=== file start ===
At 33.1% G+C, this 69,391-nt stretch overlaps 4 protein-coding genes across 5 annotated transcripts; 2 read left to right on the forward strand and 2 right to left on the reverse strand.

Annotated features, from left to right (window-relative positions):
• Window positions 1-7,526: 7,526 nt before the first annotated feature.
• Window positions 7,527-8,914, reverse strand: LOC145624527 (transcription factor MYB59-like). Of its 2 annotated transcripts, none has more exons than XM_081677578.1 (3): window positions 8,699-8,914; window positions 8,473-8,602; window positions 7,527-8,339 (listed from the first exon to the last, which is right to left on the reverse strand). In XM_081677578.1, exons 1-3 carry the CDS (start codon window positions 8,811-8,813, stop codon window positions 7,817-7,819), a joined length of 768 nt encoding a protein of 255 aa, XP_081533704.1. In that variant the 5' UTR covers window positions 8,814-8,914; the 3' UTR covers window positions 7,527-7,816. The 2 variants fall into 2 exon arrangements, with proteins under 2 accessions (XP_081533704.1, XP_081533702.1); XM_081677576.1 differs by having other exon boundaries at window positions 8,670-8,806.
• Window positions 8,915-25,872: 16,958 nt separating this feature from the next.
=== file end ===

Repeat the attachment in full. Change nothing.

At 33.1% G+C, this 69,391-nt stretch overlaps 4 protein-coding genes across 5 annotated transcripts; 2 read left to right on the forward strand and 2 right to left on the reverse strand.

Annotated features, from left to right (window-relative positions):
• Window positions 1-7,526: 7,526 nt before the first annotated feature.
• Window positions 7,527-8,914, reverse strand: LOC145624527 (transcription factor MYB59-like). Of its 2 annotated transcripts, none has more exons than XM_081677578.1 (3): window positions 8,699-8,914; window positions 8,473-8,602; window positions 7,527-8,339 (listed from the first exon to the last, which is right to left on the reverse strand). In XM_081677578.1, exons 1-3 carry the CDS (start codon window positions 8,811-8,813, stop codon window positions 7,817-7,819), a joined length of 768 nt encoding a protein of 255 aa, XP_081533704.1. In that variant the 5' UTR covers window positions 8,814-8,914; the 3' UTR covers window positions 7,527-7,816. The 2 variants fall into 2 exon arrangements, with proteins under 2 accessions (XP_081533704.1, XP_081533702.1); XM_081677576.1 differs by having other exon boundaries at window positions 8,670-8,806.
• Window positions 8,915-25,872: 16,958 nt separating this feature from the next.